Over the past few weeks my 4Runner will occasionally behave weirdly when pressing on its gas pedal. When it happens, it is usually when at a standstill and then pressing the gas pedal to move forward doesn’t do anything, not even rev the engine up. The vehicle just idles forward, which is very dangerous if you are in an intersection and can’t move anywhere! (Note that the 4Runner starts and idles just fine.) This can be due to two possible problems. Either the Vehicle Stability Control (VSC) system needs to be recalibrated (described in this post), or the throttle body is dirty and is sticking shut (I describe how to clean it in a different post).
If your vehicle has these same symptoms, then you can perform fixes for both of the issues I mentioned above. The VSC recalibration is free and I will describe it in this post. I found a solution to this problem at http://www.yotatech.com/f2/01-02-4runner-how-zero-point-calibrate-your-vsc-system-203498/, but their solution is not entirely correct so I’m writing this post to explain what I did. The solution to the throttle body cleaning can be found at http://www.top4runners.com/ja/cleantb.html.
The cause of the problem is that the Vehicle Stability Control (VSC), which is responsible for the traction control, needs to be calibrated. It can go out of calibration for various reasons – for example, from any vehicle repair, maintenance, modifications or aging that cause the vehicle to not sit level anymore. The result is that the 4Runner thinks that you are skidding or sliding when you really aren’t (because the non-level tilt of the vehicle doesn’t match what the wheels’ rotations should be for that tilt, or something like that I think).
Performing the Fix
This fix involves recalibrating the VSC system, so it is important to get your vehicle as level as you can make it. To do this, first make sure that your tires are all inflated to their proper level (I highly recommend the Viair 70P air compressor). Second, park the vehicle on a level surface. Third, open the driver-side window, get out of the vehicle, and close the door – you can’t be sitting in the vehicle or it won’t be level.
Next make sure that the vehicle is off. Open the hood. Locate the Diagnostic port on the driver’s side of the engine and open it (circled in green in picture at right). You will see a bunch of metal terminals. If you look in the lid you will see that it has labeled them for you. We will be using the E1 and TS terminals, but don’t do anything with them yet.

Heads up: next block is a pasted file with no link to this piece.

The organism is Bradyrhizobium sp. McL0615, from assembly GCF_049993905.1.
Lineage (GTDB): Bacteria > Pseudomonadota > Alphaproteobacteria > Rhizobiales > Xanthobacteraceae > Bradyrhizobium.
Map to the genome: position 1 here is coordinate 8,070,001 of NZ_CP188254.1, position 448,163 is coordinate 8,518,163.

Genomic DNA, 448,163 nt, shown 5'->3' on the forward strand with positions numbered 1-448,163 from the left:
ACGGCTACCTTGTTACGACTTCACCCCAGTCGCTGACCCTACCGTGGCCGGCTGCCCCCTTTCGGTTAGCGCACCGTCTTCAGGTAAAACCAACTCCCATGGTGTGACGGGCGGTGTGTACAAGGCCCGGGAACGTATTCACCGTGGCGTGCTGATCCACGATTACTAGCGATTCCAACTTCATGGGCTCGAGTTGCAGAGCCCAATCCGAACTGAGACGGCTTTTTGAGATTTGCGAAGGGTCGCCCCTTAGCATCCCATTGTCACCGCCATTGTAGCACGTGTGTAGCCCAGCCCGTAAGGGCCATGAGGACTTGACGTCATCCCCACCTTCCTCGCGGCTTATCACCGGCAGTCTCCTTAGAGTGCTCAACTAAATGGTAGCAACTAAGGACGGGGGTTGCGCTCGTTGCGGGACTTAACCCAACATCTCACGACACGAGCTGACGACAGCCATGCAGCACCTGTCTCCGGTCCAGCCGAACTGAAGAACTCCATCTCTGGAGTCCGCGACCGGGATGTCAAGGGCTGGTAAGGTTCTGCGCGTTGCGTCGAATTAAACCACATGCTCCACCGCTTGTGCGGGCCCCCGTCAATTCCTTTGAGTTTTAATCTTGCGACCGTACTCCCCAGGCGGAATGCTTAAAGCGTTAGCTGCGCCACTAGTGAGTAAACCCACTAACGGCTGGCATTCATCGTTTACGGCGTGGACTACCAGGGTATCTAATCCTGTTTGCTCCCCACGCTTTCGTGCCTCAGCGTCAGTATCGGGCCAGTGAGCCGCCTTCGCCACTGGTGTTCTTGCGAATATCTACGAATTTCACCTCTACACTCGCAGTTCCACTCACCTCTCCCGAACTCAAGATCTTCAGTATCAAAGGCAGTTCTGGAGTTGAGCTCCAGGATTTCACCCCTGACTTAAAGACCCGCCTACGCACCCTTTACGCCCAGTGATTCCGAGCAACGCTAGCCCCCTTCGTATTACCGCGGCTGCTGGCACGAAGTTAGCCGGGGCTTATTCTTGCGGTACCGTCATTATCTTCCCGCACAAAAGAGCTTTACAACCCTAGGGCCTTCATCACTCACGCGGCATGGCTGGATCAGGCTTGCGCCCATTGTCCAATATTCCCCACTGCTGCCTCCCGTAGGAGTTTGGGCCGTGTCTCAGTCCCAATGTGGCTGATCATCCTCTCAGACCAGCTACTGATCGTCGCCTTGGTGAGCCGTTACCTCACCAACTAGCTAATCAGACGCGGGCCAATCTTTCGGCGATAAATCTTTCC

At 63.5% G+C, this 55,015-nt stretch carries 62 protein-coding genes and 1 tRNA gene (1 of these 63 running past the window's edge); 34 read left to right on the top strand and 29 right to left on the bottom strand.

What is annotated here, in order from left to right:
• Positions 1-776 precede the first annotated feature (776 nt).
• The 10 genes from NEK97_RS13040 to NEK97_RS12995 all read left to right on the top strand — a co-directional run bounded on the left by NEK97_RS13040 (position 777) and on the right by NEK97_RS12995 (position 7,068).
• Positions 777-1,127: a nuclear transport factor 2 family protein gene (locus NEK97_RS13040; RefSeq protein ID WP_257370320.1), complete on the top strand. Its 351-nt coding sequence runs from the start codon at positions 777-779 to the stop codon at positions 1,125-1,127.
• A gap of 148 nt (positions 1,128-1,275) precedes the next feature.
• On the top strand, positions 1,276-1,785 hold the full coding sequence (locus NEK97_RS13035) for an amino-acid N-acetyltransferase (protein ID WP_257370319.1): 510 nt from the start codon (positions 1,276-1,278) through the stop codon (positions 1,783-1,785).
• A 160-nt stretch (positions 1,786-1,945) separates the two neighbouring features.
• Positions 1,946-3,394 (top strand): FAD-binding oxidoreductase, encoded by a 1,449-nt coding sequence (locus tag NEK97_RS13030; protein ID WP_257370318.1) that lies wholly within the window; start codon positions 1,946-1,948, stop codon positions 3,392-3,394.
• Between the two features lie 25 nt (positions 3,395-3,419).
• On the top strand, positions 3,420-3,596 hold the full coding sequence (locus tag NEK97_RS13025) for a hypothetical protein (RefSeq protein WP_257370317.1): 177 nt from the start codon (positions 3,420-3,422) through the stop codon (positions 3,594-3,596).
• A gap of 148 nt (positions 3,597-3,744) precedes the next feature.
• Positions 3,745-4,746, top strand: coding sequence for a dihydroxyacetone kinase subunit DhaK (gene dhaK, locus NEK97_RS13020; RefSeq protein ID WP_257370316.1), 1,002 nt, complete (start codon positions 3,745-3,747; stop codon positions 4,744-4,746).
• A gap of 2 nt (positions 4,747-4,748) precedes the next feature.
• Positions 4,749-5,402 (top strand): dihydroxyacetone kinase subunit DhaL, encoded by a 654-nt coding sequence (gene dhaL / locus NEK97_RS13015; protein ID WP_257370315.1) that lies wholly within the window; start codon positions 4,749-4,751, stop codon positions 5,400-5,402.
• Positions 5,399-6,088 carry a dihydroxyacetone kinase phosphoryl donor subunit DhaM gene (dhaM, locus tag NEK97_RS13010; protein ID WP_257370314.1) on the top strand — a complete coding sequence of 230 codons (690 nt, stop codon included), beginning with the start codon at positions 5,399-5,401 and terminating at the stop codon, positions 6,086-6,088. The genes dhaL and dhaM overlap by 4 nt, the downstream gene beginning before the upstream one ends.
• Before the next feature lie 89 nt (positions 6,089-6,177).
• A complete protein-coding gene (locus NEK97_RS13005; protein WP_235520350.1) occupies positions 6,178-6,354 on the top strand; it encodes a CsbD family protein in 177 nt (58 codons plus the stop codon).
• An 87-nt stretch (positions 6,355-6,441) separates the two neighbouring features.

Reach in the driver’s window and turn the key to the "ON" position. (Do not actually start the vehicle, just turn it to "ON" so that the battery is running the vehicle’s electronics.) Look at the dash board and wait for the "VSC TRAC" light to go out.
Use the aforementioned piece of wire to repeatedly short together the E1 and TS terminals at least 4 times within 8 seconds. Remove the wire and look in the driver’s window again and you will see the "VSC TRAC" dash light on again. After 5 or 6 seconds it will turn off, and then if you wait a couple more seconds it will start blinking rapidly.
Now turn off the ignition.
Turn the key back to the "ON" position (but don’t start the car) and wait for the "VSC TRAC" light to go off.
HERE IS THE KEY PART missing from the other tutorial linked above. The last thing to do is:
- Turn off the ignition.
- Put the wire back in the E1 and TS terminals, but this time do not repeatedly short it, just put it in and leave it in.
- Turn the key back to "ON" and wait for the "VSC TRAC" light to start blinking very quickly.
- Turn off the ignition.
- Remove the wire.
- Start the car (you can get in it now).
The other tutorial that I previously linked to said that these steps I just mentioned were optional, but they are not – they must be performed. If you skip this step then when you start driving the vehicle then the "VSC OFF" light will turn on while you press on the gas and then the light won’t turn off. For some reason performing these steps prevents that.
You can now close the Diagnostic port lid, close the hood, get in the vehicle and take it for a drive. Make sure that neither the "VSC OFF" nor the "VSC TRAC" lights turn on during your short drive (unless you actually spin out somewhere or if you have locked your rear differential).
I just performed this fix, so I need a few days of driving before I will know for sure if it has actually fixed my problem. I’ll post back here with an update if it didn’t fix my problem (if I don’t put an update, then problem fixed!)